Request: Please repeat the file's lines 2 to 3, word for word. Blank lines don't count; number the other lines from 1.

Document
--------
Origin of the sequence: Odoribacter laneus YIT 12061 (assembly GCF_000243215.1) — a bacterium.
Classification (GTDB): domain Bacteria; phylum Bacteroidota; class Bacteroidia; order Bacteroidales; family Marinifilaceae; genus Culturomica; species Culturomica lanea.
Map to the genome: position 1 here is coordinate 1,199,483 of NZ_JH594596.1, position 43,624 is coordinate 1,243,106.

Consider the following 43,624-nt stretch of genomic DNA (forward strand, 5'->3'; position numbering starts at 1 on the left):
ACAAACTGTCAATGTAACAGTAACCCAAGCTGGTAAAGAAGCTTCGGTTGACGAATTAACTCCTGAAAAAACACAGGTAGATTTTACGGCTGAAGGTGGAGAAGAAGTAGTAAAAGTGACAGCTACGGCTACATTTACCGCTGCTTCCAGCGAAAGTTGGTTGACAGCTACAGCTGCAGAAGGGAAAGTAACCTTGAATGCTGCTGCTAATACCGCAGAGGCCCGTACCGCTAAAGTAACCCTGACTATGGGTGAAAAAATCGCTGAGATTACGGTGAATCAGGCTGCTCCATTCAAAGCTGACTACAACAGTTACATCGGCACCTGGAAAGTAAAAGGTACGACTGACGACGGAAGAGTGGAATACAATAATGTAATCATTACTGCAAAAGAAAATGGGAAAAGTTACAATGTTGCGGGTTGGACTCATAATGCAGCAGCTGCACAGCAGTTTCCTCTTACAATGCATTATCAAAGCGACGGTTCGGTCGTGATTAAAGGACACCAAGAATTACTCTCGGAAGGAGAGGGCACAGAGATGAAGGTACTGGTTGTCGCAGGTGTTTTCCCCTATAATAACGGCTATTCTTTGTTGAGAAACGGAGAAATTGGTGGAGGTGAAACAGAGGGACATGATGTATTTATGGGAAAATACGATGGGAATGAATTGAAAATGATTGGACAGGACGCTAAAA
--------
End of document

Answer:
Classification (GTDB): domain Bacteria; phylum Bacteroidota; class Bacteroidia; order Bacteroidales; family Marinifilaceae; genus Culturomica; species Culturomica lanea.
Map to the genome: position 1 here is coordinate 1,199,483 of NZ_JH594596.1, position 43,624 is coordinate 1,243,106.